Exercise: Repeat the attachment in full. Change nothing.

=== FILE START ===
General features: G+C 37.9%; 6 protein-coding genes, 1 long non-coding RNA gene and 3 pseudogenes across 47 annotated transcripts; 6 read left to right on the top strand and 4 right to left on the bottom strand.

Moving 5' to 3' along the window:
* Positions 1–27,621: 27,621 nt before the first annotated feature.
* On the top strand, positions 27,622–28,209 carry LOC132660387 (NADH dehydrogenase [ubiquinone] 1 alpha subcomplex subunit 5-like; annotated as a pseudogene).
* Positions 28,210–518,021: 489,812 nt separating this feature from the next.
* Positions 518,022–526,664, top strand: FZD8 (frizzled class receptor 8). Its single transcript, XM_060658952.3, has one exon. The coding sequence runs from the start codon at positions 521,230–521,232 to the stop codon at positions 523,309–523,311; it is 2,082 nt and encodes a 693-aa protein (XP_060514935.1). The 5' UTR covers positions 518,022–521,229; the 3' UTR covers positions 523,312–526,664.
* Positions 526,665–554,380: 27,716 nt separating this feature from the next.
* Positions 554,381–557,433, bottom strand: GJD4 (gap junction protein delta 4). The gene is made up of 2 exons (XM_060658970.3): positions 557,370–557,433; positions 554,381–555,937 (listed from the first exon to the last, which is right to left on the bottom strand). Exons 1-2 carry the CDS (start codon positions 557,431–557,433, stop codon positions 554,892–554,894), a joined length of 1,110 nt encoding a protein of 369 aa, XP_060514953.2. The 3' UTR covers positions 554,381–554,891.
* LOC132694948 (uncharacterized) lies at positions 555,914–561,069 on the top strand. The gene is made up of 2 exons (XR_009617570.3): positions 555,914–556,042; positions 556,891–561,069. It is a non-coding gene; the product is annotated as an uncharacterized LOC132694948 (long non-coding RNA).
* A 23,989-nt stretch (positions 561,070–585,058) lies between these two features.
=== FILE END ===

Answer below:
General features: G+C 37.9%; 6 protein-coding genes, 1 long non-coding RNA gene and 3 pseudogenes across 47 annotated transcripts; 6 read left to right on the top strand and 4 right to left on the bottom strand.

Moving 5' to 3' along the window:
* Positions 1–27,621: 27,621 nt before the first annotated feature.
* On the top strand, positions 27,622–28,209 carry LOC132660387 (NADH dehydrogenase [ubiquinone] 1 alpha subcomplex subunit 5-like; annotated as a pseudogene).
* Positions 28,210–518,021: 489,812 nt separating this feature from the next.
* Positions 518,022–526,664, top strand: FZD8 (frizzled class receptor 8). Its single transcript, XM_060658952.3, has one exon. The coding sequence runs from the start codon at positions 521,230–521,232 to the stop codon at positions 523,309–523,311; it is 2,082 nt and encodes a 693-aa protein (XP_060514935.1). The 5' UTR covers positions 518,022–521,229; the 3' UTR covers positions 523,312–526,664.
* Positions 526,665–554,380: 27,716 nt separating this feature from the next.
* Positions 554,381–557,433, bottom strand: GJD4 (gap junction protein delta 4). The gene is made up of 2 exons (XM_060658970.3): positions 557,370–557,433; positions 554,381–555,937 (listed from the first exon to the last, which is right to left on the bottom strand). Exons 1-2 carry the CDS (start codon positions 557,431–557,433, stop codon positions 554,892–554,894), a joined length of 1,110 nt encoding a protein of 369 aa, XP_060514953.2. The 3' UTR covers positions 554,381–554,891.
* LOC132694948 (uncharacterized) lies at positions 555,914–561,069 on the top strand. The gene is made up of 2 exons (XR_009617570.3): positions 555,914–556,042; positions 556,891–561,069. It is a non-coding gene; the product is annotated as an uncharacterized LOC132694948 (long non-coding RNA).
* A 23,989-nt stretch (positions 561,070–585,058) lies between these two features.